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Tobacco-Free Onondaga County aims to make residents healthier

Tobacco marketers often package their products to look like candy, as shown here, drawing in kids as “replacement smokers” for adults who have either quit or died of tobacco-related disease.

Tobacco marketers often package their products to look like candy, as shown here, drawing in kids as “replacement smokers” for adults who have either quit or died of tobacco-related disease.

— As we enter the New Year, many of us are pledging to get healthier — to lose weight, exercise more, eat more fruits and vegetables. But possibly the healthiest resolution, and one of the most enduring, is to quit smoking.

But given that tobacco kills more people every year than alcohol, car accidents, cocaine, heroin, homicide, suicide, fire and AIDS combined, wouldn’t it be better never to start?

That’s what Tobacco-Free Onondaga County thinks, and that’s why the organization is dedicated to preventing youth smoking and the exposure of children to tobacco through a series of initiatives.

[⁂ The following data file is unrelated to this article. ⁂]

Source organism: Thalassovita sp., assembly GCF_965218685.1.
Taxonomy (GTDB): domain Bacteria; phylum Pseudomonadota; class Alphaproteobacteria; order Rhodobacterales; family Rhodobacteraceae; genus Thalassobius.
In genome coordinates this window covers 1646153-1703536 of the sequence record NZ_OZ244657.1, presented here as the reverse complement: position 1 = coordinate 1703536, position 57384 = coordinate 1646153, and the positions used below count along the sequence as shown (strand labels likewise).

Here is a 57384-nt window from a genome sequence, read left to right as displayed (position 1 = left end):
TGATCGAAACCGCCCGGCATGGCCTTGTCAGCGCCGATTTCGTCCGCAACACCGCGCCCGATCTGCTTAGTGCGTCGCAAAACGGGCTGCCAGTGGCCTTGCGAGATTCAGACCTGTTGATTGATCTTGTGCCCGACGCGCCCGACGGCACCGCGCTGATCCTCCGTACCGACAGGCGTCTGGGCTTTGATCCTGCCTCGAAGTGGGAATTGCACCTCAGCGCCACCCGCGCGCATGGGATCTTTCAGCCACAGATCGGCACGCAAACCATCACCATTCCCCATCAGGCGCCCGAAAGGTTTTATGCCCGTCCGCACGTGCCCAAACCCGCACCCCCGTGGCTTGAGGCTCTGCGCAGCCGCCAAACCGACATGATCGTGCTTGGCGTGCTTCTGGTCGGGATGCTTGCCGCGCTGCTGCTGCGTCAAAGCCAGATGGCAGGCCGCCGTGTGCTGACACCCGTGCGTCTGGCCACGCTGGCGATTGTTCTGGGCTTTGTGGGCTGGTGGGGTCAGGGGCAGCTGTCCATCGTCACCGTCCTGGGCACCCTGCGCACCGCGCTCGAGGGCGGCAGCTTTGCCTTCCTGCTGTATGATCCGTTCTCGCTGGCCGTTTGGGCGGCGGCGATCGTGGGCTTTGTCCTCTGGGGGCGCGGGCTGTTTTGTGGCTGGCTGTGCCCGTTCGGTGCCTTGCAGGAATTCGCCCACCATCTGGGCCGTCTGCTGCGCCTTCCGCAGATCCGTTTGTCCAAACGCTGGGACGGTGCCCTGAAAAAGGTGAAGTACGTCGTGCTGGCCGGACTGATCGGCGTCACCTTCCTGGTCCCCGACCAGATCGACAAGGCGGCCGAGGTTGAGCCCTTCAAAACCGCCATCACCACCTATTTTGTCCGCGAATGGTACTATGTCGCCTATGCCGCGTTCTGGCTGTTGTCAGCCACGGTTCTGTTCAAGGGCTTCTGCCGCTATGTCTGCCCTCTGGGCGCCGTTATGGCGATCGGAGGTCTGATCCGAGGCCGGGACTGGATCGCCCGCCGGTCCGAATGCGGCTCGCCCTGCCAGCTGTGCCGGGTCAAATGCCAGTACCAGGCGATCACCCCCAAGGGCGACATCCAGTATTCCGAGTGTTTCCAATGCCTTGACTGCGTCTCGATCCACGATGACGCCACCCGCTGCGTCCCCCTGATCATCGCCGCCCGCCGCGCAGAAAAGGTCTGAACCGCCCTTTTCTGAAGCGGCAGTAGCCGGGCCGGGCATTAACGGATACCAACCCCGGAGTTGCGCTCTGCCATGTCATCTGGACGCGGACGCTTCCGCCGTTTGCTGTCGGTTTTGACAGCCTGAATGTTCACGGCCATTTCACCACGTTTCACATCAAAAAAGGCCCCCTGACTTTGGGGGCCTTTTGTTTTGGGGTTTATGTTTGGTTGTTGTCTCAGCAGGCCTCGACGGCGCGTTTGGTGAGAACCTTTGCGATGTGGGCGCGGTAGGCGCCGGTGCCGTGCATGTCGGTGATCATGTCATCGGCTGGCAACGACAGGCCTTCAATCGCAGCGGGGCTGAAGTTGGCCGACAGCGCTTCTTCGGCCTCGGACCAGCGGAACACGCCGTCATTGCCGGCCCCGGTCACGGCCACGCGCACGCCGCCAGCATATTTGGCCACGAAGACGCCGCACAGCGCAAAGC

“Last spring, the surgeon general released a report saying that young people are a primary target of the tobacco industry. They said that tobacco companies’ marketing is a primary cause of youth tobacco use,” said Jacqueline Shostack, MSEd, CHES, coordinator of TBOC. “We need to do something about that. The way we do that in our community is by creating a community that is supportive, and demand change regarding the marketing to and influence on kids.”

TBOC is funded through the state by the Onondaga County Department of Health. It’s been around since 1991 — as has Shostack, who has been with the program since its incarnation (save for a brief sojourn to the county’s obesity prevention program). She said each of the state’s counties is represented by a similar organization.

“We work in unison on the exact same initiatives, though they’re tailored to each community,” Shostack said. “We all have the same goals, priorities and initiatives.”

Those goals are as follows:

• Eliminating exposure to secondhand smoke

• Decreasing the social acceptability of tobacco use

• Preventing the initiation of tobacco use among youth and young adults

• Promoting cessation from tobacco use

• Contributing to the science of tobacco control

New York state is a leader in tobacco prevention, according to Shostack.

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